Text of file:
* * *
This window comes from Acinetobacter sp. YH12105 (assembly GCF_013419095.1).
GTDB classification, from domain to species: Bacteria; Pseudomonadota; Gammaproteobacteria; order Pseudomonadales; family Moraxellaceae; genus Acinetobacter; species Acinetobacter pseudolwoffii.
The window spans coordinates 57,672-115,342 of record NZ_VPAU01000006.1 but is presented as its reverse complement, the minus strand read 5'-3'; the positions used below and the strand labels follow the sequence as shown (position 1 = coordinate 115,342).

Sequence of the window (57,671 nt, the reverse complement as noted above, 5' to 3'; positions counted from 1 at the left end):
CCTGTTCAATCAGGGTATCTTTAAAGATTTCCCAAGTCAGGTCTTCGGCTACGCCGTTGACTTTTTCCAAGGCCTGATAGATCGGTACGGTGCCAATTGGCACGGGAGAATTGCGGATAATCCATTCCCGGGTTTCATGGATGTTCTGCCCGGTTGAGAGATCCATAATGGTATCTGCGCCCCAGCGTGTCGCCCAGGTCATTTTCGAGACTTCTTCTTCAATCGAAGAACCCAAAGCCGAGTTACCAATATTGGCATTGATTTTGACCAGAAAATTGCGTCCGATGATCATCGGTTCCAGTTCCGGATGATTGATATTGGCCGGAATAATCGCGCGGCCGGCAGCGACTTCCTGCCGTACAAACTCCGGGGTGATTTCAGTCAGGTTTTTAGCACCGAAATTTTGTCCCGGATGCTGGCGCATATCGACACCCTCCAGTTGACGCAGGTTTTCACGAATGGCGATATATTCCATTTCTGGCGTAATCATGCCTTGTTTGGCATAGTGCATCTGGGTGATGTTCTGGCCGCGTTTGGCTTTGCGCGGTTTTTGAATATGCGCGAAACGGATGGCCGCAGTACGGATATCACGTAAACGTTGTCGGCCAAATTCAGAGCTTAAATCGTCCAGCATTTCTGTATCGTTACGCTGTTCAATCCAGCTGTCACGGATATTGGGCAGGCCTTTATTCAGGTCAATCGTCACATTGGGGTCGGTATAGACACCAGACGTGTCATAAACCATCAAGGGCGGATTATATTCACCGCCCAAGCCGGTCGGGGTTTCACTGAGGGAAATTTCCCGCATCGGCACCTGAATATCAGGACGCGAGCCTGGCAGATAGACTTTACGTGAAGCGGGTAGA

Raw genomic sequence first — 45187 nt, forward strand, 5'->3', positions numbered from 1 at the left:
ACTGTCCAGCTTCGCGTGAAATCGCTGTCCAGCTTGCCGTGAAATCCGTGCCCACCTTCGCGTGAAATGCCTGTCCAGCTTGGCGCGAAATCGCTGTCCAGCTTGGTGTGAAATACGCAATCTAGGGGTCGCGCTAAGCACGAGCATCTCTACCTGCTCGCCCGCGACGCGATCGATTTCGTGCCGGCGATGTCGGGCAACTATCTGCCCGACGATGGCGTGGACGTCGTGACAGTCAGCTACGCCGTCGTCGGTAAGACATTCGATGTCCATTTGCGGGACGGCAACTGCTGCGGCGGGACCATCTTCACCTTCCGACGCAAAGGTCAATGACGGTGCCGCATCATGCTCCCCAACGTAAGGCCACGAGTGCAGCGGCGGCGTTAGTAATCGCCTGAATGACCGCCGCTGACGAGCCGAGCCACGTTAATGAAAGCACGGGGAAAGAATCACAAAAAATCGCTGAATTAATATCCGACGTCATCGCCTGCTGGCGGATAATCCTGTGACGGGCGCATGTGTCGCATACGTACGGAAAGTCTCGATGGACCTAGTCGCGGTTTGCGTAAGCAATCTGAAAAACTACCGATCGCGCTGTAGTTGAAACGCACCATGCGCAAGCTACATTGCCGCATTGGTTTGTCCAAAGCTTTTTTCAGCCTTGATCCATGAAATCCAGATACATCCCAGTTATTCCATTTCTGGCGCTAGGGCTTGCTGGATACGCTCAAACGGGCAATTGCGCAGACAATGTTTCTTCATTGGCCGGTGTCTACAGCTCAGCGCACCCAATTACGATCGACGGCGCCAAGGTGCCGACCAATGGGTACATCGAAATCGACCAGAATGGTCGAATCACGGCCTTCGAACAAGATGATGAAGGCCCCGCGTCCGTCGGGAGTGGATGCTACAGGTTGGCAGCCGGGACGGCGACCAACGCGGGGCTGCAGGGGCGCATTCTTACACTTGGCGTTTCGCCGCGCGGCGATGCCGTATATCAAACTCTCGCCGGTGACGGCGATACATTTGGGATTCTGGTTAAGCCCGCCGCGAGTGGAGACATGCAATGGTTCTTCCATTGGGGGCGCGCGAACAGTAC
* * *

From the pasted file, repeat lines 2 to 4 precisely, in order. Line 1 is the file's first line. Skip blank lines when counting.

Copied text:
GTDB classification, from domain to species: Bacteria; Pseudomonadota; Gammaproteobacteria; order Pseudomonadales; family Moraxellaceae; genus Acinetobacter; species Acinetobacter pseudolwoffii.
The window spans coordinates 57,672-115,342 of record NZ_VPAU01000006.1 but is presented as its reverse complement, the minus strand read 5'-3'; the positions used below and the strand labels follow the sequence as shown (position 1 = coordinate 115,342).

Sequence of the window (57,671 nt, the reverse complement as noted above, 5' to 3'; positions counted from 1 at the left end):